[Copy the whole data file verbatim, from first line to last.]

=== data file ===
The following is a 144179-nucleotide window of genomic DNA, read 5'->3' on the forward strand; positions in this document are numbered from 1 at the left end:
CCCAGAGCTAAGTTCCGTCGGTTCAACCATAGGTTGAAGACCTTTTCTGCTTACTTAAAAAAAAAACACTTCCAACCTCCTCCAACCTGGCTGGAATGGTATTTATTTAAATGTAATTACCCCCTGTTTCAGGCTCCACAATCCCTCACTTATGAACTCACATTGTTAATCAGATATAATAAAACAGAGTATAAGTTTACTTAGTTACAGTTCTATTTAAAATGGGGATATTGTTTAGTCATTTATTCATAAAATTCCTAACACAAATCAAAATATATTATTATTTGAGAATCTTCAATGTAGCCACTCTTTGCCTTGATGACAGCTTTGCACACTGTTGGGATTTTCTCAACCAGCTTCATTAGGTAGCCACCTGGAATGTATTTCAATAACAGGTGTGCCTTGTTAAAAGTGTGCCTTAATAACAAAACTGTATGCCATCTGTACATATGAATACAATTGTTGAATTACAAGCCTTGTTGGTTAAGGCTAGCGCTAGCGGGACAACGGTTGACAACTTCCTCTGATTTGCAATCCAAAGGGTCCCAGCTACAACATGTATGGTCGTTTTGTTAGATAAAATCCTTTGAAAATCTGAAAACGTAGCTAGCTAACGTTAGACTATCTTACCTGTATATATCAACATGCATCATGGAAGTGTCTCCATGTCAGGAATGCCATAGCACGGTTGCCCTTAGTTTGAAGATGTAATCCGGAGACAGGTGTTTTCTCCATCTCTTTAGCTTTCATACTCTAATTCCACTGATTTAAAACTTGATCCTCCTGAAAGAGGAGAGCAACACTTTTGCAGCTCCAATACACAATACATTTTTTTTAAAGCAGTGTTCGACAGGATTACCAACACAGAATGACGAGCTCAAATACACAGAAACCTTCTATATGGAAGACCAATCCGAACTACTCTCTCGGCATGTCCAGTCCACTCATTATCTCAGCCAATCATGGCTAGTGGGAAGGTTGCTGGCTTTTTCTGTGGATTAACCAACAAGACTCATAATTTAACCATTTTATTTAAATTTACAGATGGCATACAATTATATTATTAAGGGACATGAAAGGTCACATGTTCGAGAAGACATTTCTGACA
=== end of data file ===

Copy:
The following is a 144179-nucleotide window of genomic DNA, read 5'->3' on the forward strand; positions in this document are numbered from 1 at the left end:
CCCAGAGCTAAGTTCCGTCGGTTCAACCATAGGTTGAAGACCTTTTCTGCTTACTTAAAAAAAAAACACTTCCAACCTCCTCCAACCTGGCTGGAATGGTATTTATTTAAATGTAATTACCCCCTGTTTCAGGCTCCACAATCCCTCACTTATGAACTCACATTGTTAATCAGATATAATAAAACAGAGTATAAGTTTACTTAGTTACAGTTCTATTTAAAATGGGGATATTGTTTAGTCATTTATTCATAAAATTCCTAACACAAATCAAAATATATTATTATTTGAGAATCTTCAATGTAGCCACTCTTTGCCTTGATGACAGCTTTGCACACTGTTGGGATTTTCTCAACCAGCTTCATTAGGTAGCCACCTGGAATGTATTTCAATAACAGGTGTGCCTTGTTAAAAGTGTGCCTTAATAACAAAACTGTATGCCATCTGTACATATGAATACAATTGTTGAATTACAAGCCTTGTTGGTTAAGGCTAGCGCTAGCGGGACAACGGTTGACAACTTCCTCTGATTTGCAATCCAAAGGGTCCCAGCTACAACATGTATGGTCGTTTTGTTAGATAAAATCCTTTGAAAATCTGAAAACGTAGCTAGCTAACGTTAGACTATCTTACCTGTATATATCAACATGCATCATGGAAGTGTCTCCATGTCAGGAATGCCATAGCACGGTTGCCCTTAGTTTGAAGATGTAATCCGGAGACAGGTGTTTTCTCCATCTCTTTAGCTTTCATACTCTAATTCCACTGATTTAAAACTTGATCCTCCTGAAAGAGGAGAGCAACACTTTTGCAGCTCCAATACACAATACATTTTTTTTAAAGCAGTGTTCGACAGGATTACCAACACAGAATGACGAGCTCAAATACACAGAAACCTTCTATATGGAAGACCAATCCGAACTACTCTCTCGGCATGTCCAGTCCACTCATTATCTCAGCCAATCATGGCTAGTGGGAAGGTTGCTGGCTTTTTCTGTGGATTAACCAACAAGACTCATAATTTAACCATTTTATTTAAATTTACAGATGGCATACAATTATATTATTAAGGGACATGAAAGGTCACATGTTCGAGAAGACATTTCTGACA